Tell us about your show.

It’s a semi-autobiographical cabaret, but with a quirky setting: I am an asylum patient, who, during the recreational hour, entertains her fellow inmates, by recounting how pursuing a theatre career and being often typecast as a mad woman, allowed her an exploration of her own psyche’s demons. It’s my true story, but obviously fictionalised (I haven’t ended up in an asylum, yet). Most of the songs in the show are from the musical theatre and cabaret repertoire, and the characters are characters that I have portrayed on stage in my career: for some reason I’ve always been typecast in this kind of role. I have also researched other songs from various styles that I could fit into the theme of psychotherapy and madwomen.

For the past 4 years it’s been a self produced endeavour, aided only by my wonderful director Clare McKenna who helped me to put my crazy ideas into reality. At every new production of the show, I am accompanied by a different talented pianist, who also portrays my psychotherapist in the story, or as I like to call him, my psychothera-pianist. So far, I have performed the show in London, Brighton, Edinburgh and New York. My plan for the future, is to conquer more and more cities, and spread my mad verb all over the world!

What should your audience see at the festivals after they’ve seen your show?

I urge everyone to go and see Emily Carding’s one woman show “Hamlet – an experience”, a compelling actress, and an incredible piece of theatre, an interactive take on Shakespeare.
David William Bryan’s “In loyal company” is another show I cannot wait to see, if his social media posts are anything to go by, his script has to be an intriguing and deeply honest piece of writing.
Beloved returning performers are Jo Jo Bellini with her “Agents Provocateurs” and Familie Floz with “Infinita”.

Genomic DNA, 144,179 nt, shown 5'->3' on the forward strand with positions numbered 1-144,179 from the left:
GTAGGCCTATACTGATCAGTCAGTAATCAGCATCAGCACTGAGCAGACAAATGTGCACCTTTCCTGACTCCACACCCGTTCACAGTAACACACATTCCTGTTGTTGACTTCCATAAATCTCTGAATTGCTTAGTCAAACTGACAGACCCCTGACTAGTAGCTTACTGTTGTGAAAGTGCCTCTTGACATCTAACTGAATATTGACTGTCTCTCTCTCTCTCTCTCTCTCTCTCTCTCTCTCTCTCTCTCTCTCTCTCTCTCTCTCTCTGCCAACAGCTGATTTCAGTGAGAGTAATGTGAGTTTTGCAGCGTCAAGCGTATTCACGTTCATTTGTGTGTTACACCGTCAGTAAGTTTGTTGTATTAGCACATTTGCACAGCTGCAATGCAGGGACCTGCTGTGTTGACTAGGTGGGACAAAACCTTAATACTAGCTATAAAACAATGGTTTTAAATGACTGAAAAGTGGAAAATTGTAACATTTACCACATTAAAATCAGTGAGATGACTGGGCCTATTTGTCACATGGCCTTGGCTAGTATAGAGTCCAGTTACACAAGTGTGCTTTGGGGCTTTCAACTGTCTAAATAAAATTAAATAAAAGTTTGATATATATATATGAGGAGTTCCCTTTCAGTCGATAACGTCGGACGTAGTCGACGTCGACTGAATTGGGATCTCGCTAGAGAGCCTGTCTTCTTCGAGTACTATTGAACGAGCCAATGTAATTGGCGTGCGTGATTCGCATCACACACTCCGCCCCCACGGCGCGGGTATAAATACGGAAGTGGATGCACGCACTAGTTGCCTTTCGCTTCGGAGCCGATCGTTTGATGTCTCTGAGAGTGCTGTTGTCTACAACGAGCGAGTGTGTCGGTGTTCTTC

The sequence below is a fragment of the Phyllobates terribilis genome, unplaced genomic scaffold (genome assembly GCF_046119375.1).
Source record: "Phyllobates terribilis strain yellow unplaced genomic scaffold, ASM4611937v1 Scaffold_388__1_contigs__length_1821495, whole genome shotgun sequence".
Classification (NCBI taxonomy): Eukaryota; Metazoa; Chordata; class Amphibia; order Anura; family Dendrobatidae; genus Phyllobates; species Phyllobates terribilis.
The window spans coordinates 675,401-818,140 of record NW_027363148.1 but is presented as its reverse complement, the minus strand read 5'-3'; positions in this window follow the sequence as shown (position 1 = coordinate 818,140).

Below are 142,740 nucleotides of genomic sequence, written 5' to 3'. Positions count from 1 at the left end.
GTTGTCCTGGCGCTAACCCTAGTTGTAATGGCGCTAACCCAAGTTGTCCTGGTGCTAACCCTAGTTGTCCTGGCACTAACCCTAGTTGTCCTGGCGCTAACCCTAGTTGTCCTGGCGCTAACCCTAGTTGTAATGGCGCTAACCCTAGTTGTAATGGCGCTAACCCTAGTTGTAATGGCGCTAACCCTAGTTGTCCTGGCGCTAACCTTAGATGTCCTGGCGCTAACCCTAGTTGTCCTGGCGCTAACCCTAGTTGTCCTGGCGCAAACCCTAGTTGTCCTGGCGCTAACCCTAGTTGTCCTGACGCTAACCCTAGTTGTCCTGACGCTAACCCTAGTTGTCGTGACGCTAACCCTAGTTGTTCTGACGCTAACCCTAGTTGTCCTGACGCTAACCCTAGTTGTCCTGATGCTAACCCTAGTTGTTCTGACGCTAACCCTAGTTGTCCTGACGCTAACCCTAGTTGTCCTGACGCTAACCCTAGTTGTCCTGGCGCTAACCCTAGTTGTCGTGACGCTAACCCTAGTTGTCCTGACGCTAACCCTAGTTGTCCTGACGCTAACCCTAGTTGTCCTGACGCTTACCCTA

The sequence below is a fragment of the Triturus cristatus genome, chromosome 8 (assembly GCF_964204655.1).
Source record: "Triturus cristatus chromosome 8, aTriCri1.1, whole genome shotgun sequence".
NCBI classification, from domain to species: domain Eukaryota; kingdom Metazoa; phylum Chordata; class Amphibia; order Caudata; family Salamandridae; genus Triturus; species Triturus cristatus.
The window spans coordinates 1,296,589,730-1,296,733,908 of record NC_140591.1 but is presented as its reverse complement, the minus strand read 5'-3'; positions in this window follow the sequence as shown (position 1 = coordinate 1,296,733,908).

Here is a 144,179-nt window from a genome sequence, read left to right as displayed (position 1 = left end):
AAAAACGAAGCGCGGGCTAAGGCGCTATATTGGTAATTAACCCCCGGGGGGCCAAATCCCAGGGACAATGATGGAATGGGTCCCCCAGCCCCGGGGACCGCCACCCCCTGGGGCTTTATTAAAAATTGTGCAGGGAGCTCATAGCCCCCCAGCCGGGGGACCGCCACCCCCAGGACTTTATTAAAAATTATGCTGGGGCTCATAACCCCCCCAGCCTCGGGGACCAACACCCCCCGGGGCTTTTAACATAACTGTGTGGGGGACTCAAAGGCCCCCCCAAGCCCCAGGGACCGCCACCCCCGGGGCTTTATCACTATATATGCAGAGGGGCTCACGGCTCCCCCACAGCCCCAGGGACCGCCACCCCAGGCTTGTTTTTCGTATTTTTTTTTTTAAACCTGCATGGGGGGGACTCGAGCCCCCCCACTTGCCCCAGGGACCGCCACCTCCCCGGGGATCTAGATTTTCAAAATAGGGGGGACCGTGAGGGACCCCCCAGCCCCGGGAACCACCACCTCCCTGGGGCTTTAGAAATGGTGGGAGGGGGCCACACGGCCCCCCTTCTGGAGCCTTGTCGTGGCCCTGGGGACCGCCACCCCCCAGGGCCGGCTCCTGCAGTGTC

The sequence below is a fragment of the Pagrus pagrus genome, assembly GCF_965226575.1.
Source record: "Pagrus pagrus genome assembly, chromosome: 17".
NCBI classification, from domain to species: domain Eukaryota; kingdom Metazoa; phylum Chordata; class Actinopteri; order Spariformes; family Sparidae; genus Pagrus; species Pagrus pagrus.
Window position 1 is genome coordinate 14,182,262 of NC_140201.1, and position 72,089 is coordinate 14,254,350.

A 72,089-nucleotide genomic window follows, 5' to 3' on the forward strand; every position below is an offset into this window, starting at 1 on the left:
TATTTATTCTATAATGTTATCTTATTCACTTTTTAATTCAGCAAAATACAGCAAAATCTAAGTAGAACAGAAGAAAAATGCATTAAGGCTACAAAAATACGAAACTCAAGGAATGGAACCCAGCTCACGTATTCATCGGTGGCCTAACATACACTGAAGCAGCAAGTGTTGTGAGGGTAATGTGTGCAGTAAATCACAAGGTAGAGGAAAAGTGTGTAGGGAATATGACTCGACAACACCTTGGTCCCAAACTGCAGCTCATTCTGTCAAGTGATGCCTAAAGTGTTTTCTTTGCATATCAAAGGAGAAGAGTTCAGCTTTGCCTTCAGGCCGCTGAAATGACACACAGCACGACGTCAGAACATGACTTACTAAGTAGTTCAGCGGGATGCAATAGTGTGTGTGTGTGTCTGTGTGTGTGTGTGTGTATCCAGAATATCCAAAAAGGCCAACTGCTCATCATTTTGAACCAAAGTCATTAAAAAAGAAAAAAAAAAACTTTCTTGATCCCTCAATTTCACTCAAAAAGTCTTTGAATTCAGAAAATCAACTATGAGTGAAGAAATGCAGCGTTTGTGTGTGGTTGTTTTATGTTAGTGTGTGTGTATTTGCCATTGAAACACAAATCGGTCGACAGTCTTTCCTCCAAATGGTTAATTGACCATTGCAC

I’m also looking forward to seeing fellow Italian Cecilia Gragnani in her “Diary of an Expat”, which I already saw in London a few months ago and it blew me away for the brilliant and ingenious storytelling. You will laugh to tears throughout, til suddenly you find yourself unexpectedly deeply moved!


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+3 Interview: The Song of Lunch

“It is staged with cartoon animation by Charles Peattie, gorgeous black and white silhouettes which, because The Song Of Lunch is a retelling of the Orpheus myth, uses imagery from Greek pots.”

WHO: Robert Bathurst, Producer

WHAT: “Robert Bathurst (Cold Feet, Downton Abbey, Toast of London) and Rebecca Johnson (The Trip, The Flood) star in this hilarious and poignant drama of a disastrous attempt to rekindle lost love. Set in a Soho Italian restaurant, Costa Award winner Christopher Reid’s verse comedy is exquisitely intertwined with glorious animations by Charles Peattie (Alex cartoon, Daily Telegraph) in this bittersweet tragi-comedy of love, loss and Chianti. Directed by Jason Morell. ‘Robert Bathurst is a class act and a master of nuance’ (Herald). ‘A beautiful comic actor’ (Financial Times).”

WHERE: Pleasance Courtyard – Forth (Venue 33) 

WHEN: 14:20 (60 min)

MORE: Click Here!


Is this your first time to Edinburgh?

I was here when I was a student, doing revues. It had the same manic atmosphere but was less shiny and efficient than it is today, with few performance hubs and no instant ticketing. There was an attractive handmade griminess, cut n paste publicity, a greater sense of amateurs winging it, and the coffee would simply not be acceptable to today’s crowd. Decaff, soy latte, extra shot please.

What’s the biggest thing to have happened to you since Festivals ’17?

I’ve done another series of Cold Feet for ITV.

Tell us about your show.

The poet Christopher Reid wrote a book, The Song Of Lunch, as a comic antidote to his previous publication, A Scattering, written in tribute to his late wife and finding some resolution in grief. Both are in verse, both are about love and loss and I thought I could stage them together. Christopher has let me.

I’m trying out The Song Of Lunch at this Festival. It is staged with cartoon animation by Charles Peattie, gorgeous black and white silhouettes which, because The Song Of Lunch is a retelling of the Orpheus myth, uses imagery from Greek pots.

I got funding from the Arts Council and the Jerwood Foundation to help make the animation and, after a short trial run at Chichester, this is the first time I’m presenting it for critical opinion. I’ve put together a really skilful and committed production team, the show’s a two-hander with the wonderful Rebecca Johnson and we’ll see how it goes. With luck people will begin to realise that Christopher Reid is one of our finest living writers.

What should your audience see at the festivals after they’ve seen your show?

Tim Key, John Hegley, Arthur Smith (who’ll be getting a statue soon), Su Pollard, Esther Rantzen, Margo, Avocado. And all those whispers.


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+3 Interview: The Extraordinary Time-Travelling Adventures of Baron Munchausen